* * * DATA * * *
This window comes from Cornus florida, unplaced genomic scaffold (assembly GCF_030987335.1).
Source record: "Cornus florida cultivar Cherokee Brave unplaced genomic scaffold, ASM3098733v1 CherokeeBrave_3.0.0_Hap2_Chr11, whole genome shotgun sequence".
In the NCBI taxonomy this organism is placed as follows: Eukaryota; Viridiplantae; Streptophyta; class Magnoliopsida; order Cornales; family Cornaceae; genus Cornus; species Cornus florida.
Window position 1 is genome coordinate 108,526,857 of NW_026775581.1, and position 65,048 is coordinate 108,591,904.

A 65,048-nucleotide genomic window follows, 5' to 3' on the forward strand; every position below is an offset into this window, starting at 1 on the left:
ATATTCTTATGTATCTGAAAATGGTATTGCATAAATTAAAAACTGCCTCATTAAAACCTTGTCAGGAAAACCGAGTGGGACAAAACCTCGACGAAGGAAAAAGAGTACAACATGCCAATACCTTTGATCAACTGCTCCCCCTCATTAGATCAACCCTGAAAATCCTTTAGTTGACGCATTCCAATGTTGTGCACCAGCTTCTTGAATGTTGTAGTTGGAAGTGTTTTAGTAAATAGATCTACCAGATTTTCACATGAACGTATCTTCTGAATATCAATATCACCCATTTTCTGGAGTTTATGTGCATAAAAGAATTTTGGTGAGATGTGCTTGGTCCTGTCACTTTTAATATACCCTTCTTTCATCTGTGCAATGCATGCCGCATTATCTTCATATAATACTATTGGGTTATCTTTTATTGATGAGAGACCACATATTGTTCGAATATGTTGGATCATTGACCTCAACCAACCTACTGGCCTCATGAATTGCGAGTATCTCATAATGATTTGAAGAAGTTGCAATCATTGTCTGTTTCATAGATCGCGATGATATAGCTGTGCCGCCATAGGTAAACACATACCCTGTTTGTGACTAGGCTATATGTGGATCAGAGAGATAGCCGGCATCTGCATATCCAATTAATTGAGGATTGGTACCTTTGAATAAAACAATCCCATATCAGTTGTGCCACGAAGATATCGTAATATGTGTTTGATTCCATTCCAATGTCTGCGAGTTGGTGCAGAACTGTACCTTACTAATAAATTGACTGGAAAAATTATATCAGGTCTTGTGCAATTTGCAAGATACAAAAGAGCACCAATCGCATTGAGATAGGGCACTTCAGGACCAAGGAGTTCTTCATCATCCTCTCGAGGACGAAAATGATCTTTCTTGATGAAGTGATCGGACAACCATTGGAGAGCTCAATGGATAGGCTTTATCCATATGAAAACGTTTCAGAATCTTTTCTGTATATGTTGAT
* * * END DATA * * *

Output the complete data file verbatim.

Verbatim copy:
This window comes from Cornus florida, unplaced genomic scaffold (assembly GCF_030987335.1).
Source record: "Cornus florida cultivar Cherokee Brave unplaced genomic scaffold, ASM3098733v1 CherokeeBrave_3.0.0_Hap2_Chr11, whole genome shotgun sequence".
In the NCBI taxonomy this organism is placed as follows: Eukaryota; Viridiplantae; Streptophyta; class Magnoliopsida; order Cornales; family Cornaceae; genus Cornus; species Cornus florida.
Window position 1 is genome coordinate 108,526,857 of NW_026775581.1, and position 65,048 is coordinate 108,591,904.

A 65,048-nucleotide genomic window follows, 5' to 3' on the forward strand; every position below is an offset into this window, starting at 1 on the left:
ATATTCTTATGTATCTGAAAATGGTATTGCATAAATTAAAAACTGCCTCATTAAAACCTTGTCAGGAAAACCGAGTGGGACAAAACCTCGACGAAGGAAAAAGAGTACAACATGCCAATACCTTTGATCAACTGCTCCCCCTCATTAGATCAACCCTGAAAATCCTTTAGTTGACGCATTCCAATGTTGTGCACCAGCTTCTTGAATGTTGTAGTTGGAAGTGTTTTAGTAAATAGATCTACCAGATTTTCACATGAACGTATCTTCTGAATATCAATATCACCCATTTTCTGGAGTTTATGTGCATAAAAGAATTTTGGTGAGATGTGCTTGGTCCTGTCACTTTTAATATACCCTTCTTTCATCTGTGCAATGCATGCCGCATTATCTTCATATAATACTATTGGGTTATCTTTTATTGATGAGAGACCACATATTGTTCGAATATGTTGGATCATTGACCTCAACCAACCTACTGGCCTCATGAATTGCGAGTATCTCATAATGATTTGAAGAAGTTGCAATCATTGTCTGTTTCATAGATCGCGATGATATAGCTGTGCCGCCATAGGTAAACACATACCCTGTTTGTGACTAGGCTATATGTGGATCAGAGAGATAGCCGGCATCTGCATATCCAATTAATTGAGGATTGGTACCTTTGAATAAAACAATCCCATATCAGTTGTGCCACGAAGATATCGTAATATGTGTTTGATTCCATTCCAATGTCTGCGAGTTGGTGCAGAACTGTACCTTACTAATAAATTGACTGGAAAAATTATATCAGGTCTTGTGCAATTTGCAAGATACAAAAGAGCACCAATCGCATTGAGATAGGGCACTTCAGGACCAAGGAGTTCTTCATCATCCTCTCGAGGACGAAAATGATCTTTCTTGATGAAGTGATCGGACAACCATTGGAGAGCTCAATGGATAGGCTTTATCCATATGAAAACGTTTCAGAATCTTTTCTGTATATGTTGAT